Sunday, November 18, 2012

November, 1962 - 50 Years Later

           Eminent historians of the Second Vatican Council agree that “the week of November 14 – 21, 1962, which was devoted to discussion of the schema on the sources of Divine Revelation, represented a turning point that was decisive for the future of the Council and therefore for the future of the Church itself.”

          The discussion was about God’s revealing Himself to us:  Are Scripture and Tradition two separate, independent sources of Divine Revelation?  Or are these “two sources” an inseparable whole transmitted to God’s people generation after generation?

          The U.S. Bishops’ “Council Daybook” explained that four hundred years earlier, the Fathers at the Council of Trent had spoken of a “unique fount” of Revelation;  in the period after Trent, the term “two sources of Revelation” came into use among Catholic theologians during the time when they were defending tradition against the attacks of Protestants who put all their faith in “sola scriptura” – the Bible alone.

                Keeping in mind the ecumenical implications of the doctrine, some of the Bishops at Vatican II wanted an answer to the question: Are Scripture and Tradition to be considered two distinct sources – or a single source considered in two manifestations?

                At the same time, other Bishops (and some theologians) stated that the study and development of the doctrine on Revelation had not sufficiently matured and the time was not right for a doctrinal decision on the matter.

                Yet theologians and Council periti (experts) such as Frs. Yves Congar, Karl Raher and Edward Schillebeeckx  maintained it was clear that Scripture and Tradition cannot be separated from one another; rather – as God’s Revelation of Himself to the world -- they complement one another.  Congar emphatically stated:  There is not a single dogma which the Church holds by Scripture alone, not a single dogma which it holds by Tradition alone.”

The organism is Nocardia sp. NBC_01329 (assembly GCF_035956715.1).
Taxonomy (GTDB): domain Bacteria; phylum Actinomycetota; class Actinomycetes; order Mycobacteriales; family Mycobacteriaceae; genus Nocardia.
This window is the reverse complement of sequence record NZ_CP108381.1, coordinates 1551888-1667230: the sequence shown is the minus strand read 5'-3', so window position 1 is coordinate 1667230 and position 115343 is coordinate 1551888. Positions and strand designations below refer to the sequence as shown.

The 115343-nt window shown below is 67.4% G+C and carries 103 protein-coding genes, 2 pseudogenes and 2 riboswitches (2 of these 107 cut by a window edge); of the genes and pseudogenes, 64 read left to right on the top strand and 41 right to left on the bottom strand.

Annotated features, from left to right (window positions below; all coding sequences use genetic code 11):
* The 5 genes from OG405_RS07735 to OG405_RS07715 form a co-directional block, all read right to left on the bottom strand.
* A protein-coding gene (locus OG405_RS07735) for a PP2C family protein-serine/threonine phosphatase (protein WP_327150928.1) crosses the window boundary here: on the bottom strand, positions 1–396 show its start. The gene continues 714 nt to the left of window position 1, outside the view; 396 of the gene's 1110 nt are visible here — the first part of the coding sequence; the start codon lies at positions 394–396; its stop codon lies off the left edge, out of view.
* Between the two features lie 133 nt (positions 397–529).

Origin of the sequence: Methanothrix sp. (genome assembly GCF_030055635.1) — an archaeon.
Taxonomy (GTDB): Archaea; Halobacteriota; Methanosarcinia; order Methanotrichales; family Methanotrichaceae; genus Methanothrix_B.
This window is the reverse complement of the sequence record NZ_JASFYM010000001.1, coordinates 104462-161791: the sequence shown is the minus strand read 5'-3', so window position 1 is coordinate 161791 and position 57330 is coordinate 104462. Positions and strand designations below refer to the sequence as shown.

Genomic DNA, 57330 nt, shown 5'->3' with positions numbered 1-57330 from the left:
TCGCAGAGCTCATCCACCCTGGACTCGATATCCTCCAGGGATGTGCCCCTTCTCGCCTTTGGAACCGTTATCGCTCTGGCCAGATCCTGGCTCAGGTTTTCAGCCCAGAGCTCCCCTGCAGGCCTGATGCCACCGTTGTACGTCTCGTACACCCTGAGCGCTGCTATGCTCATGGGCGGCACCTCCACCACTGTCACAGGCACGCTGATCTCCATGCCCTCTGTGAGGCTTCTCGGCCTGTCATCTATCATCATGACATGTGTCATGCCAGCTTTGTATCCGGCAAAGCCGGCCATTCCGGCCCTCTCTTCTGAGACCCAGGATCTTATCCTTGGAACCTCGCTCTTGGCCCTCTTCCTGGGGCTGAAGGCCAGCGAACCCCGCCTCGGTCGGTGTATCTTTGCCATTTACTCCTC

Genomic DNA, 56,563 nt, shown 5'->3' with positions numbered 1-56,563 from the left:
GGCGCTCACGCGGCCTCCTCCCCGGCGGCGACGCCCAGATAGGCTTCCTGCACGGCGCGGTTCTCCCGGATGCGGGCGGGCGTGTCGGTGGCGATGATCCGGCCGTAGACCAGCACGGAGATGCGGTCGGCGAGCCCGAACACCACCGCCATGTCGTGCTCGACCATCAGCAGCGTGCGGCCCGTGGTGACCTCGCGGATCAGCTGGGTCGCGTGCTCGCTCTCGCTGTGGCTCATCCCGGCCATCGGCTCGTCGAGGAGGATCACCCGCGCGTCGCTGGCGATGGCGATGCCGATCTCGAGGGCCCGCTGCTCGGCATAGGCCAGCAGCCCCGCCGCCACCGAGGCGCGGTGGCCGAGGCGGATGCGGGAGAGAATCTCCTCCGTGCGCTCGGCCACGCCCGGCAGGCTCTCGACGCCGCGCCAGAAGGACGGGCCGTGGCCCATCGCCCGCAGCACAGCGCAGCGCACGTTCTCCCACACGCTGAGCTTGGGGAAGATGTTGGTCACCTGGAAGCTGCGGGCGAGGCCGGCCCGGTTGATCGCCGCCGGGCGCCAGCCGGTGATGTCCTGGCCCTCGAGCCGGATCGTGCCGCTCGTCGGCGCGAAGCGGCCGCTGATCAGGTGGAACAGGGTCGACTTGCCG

How could this Divine gift to the Church be stated clearly for the modern world?

                After a week of many interventions and inconclusive votes, the Council neared the point of a doctrinal “impasse”.  Would the document de fontibus revelationibus be discussed further? Or be amended considerably?  Or be rejected completely?

                On November 21, Pope John XXIII intervened.

                Archbishop Pericle Felici announced that the Pope had followed the debates closely – and recognized the truth in both propositions: that Scripture and Tradition appear as two sources of Faith, but that they stand side-by-side as the Church’s Tradition explains Sacred Scripture.  More prolonged discussions, tenacious and unproductive, would not clarify the matter. Therefore, according to Pope John’s wishes, a separate commission of eight Cardinals would be established to put the teaching in a clearer, more acceptable form.  In addition to the Cardinals, experts from the Theological Commission and the Secretariat for Christian Unity would assist.

                Their task was to explicitly restate the relationship of Scripture to Tradition – but to do so more concisely; to bring out the teachings of Trent and Vatican I; and not so much to “defend against error” as to speak positively and confidently.    

                From this “turning point”, it would take several more sessions and over two more years to produce the Dogmatic Constitution on Divine Revelation, “Dei Verbum.”
(Next Week: Observers at the Council)
                                                                                             -- Monsignor John T. Myler

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